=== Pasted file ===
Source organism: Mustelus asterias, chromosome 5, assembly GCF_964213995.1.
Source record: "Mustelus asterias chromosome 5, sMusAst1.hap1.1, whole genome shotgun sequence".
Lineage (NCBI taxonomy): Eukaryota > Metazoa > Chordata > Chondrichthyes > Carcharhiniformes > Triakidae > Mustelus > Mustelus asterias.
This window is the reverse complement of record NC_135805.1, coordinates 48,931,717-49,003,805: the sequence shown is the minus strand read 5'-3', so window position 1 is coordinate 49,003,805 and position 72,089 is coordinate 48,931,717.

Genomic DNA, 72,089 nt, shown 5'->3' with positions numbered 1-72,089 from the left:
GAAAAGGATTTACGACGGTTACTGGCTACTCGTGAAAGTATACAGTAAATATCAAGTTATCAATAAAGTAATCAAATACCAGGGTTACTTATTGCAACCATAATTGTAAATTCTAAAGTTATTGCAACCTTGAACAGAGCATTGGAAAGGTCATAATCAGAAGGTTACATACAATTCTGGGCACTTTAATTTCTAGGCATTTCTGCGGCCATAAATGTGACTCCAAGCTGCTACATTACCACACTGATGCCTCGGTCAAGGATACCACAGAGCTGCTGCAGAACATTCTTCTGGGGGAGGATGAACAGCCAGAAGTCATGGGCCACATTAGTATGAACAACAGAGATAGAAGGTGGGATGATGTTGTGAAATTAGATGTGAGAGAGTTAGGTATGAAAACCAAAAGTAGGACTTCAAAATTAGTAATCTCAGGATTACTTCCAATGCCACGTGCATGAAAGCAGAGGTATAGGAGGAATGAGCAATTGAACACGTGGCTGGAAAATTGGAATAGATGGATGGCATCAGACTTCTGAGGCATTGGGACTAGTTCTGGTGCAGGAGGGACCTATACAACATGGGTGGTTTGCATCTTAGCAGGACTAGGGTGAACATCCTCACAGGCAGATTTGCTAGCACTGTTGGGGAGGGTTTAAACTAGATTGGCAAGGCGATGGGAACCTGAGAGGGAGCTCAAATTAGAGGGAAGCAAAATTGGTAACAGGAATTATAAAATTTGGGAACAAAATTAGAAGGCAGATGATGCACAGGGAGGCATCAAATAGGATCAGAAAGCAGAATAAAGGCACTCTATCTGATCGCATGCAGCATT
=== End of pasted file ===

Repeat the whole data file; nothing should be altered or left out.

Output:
Source organism: Mustelus asterias, chromosome 5, assembly GCF_964213995.1.
Source record: "Mustelus asterias chromosome 5, sMusAst1.hap1.1, whole genome shotgun sequence".
Lineage (NCBI taxonomy): Eukaryota > Metazoa > Chordata > Chondrichthyes > Carcharhiniformes > Triakidae > Mustelus > Mustelus asterias.
This window is the reverse complement of record NC_135805.1, coordinates 48,931,717-49,003,805: the sequence shown is the minus strand read 5'-3', so window position 1 is coordinate 49,003,805 and position 72,089 is coordinate 48,931,717.

Genomic DNA, 72,089 nt, shown 5'->3' with positions numbered 1-72,089 from the left:
GAAAAGGATTTACGACGGTTACTGGCTACTCGTGAAAGTATACAGTAAATATCAAGTTATCAATAAAGTAATCAAATACCAGGGTTACTTATTGCAACCATAATTGTAAATTCTAAAGTTATTGCAACCTTGAACAGAGCATTGGAAAGGTCATAATCAGAAGGTTACATACAATTCTGGGCACTTTAATTTCTAGGCATTTCTGCGGCCATAAATGTGACTCCAAGCTGCTACATTACCACACTGATGCCTCGGTCAAGGATACCACAGAGCTGCTGCAGAACATTCTTCTGGGGGAGGATGAACAGCCAGAAGTCATGGGCCACATTAGTATGAACAACAGAGATAGAAGGTGGGATGATGTTGTGAAATTAGATGTGAGAGAGTTAGGTATGAAAACCAAAAGTAGGACTTCAAAATTAGTAATCTCAGGATTACTTCCAATGCCACGTGCATGAAAGCAGAGGTATAGGAGGAATGAGCAATTGAACACGTGGCTGGAAAATTGGAATAGATGGATGGCATCAGACTTCTGAGGCATTGGGACTAGTTCTGGTGCAGGAGGGACCTATACAACATGGGTGGTTTGCATCTTAGCAGGACTAGGGTGAACATCCTCACAGGCAGATTTGCTAGCACTGTTGGGGAGGGTTTAAACTAGATTGGCAAGGCGATGGGAACCTGAGAGGGAGCTCAAATTAGAGGGAAGCAAAATTGGTAACAGGAATTATAAAATTTGGGAACAAAATTAGAAGGCAGATGATGCACAGGGAGGCATCAAATAGGATCAGAAAGCAGAATAAAGGCACTCTATCTGATCGCATGCAGCATT